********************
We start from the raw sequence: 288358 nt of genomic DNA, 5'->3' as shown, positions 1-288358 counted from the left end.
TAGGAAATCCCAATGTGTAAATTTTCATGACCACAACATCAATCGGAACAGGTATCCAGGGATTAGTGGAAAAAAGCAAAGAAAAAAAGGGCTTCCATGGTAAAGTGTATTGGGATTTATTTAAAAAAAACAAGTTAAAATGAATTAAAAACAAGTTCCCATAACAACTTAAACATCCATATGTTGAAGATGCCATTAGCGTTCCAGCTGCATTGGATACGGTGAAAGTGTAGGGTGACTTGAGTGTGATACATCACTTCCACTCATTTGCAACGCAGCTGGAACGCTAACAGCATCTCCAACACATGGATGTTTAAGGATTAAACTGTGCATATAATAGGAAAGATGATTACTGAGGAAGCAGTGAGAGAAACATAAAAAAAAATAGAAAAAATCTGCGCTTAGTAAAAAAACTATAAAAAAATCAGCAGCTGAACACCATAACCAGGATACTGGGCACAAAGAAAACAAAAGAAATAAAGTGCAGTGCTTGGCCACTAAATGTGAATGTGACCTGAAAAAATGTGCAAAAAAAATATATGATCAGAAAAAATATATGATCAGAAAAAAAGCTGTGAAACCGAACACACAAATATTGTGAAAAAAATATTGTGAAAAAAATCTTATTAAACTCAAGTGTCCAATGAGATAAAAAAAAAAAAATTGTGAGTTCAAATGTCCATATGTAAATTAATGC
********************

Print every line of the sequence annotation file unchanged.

We start from the raw sequence: 288358 nt of genomic DNA, 5'->3' as shown, positions 1-288358 counted from the left end.
TAGGAAATCCCAATGTGTAAATTTTCATGACCACAACATCAATCGGAACAGGTATCCAGGGATTAGTGGAAAAAAGCAAAGAAAAAAAGGGCTTCCATGGTAAAGTGTATTGGGATTTATTTAAAAAAAACAAGTTAAAATGAATTAAAAACAAGTTCCCATAACAACTTAAACATCCATATGTTGAAGATGCCATTAGCGTTCCAGCTGCATTGGATACGGTGAAAGTGTAGGGTGACTTGAGTGTGATACATCACTTCCACTCATTTGCAACGCAGCTGGAACGCTAACAGCATCTCCAACACATGGATGTTTAAGGATTAAACTGTGCATATAATAGGAAAGATGATTACTGAGGAAGCAGTGAGAGAAACATAAAAAAAAATAGAAAAAATCTGCGCTTAGTAAAAAAACTATAAAAAAATCAGCAGCTGAACACCATAACCAGGATACTGGGCACAAAGAAAACAAAAGAAATAAAGTGCAGTGCTTGGCCACTAAATGTGAATGTGACCTGAAAAAATGTGCAAAAAAAATATATGATCAGAAAAAATATATGATCAGAAAAAAAGCTGTGAAACCGAACACACAAATATTGTGAAAAAAATATTGTGAAAAAAATCTTATTAAACTCAAGTGTCCAATGAGATAAAAAAAAAAAAATTGTGAGTTCAAATGTCCATATGTAAATTAATGC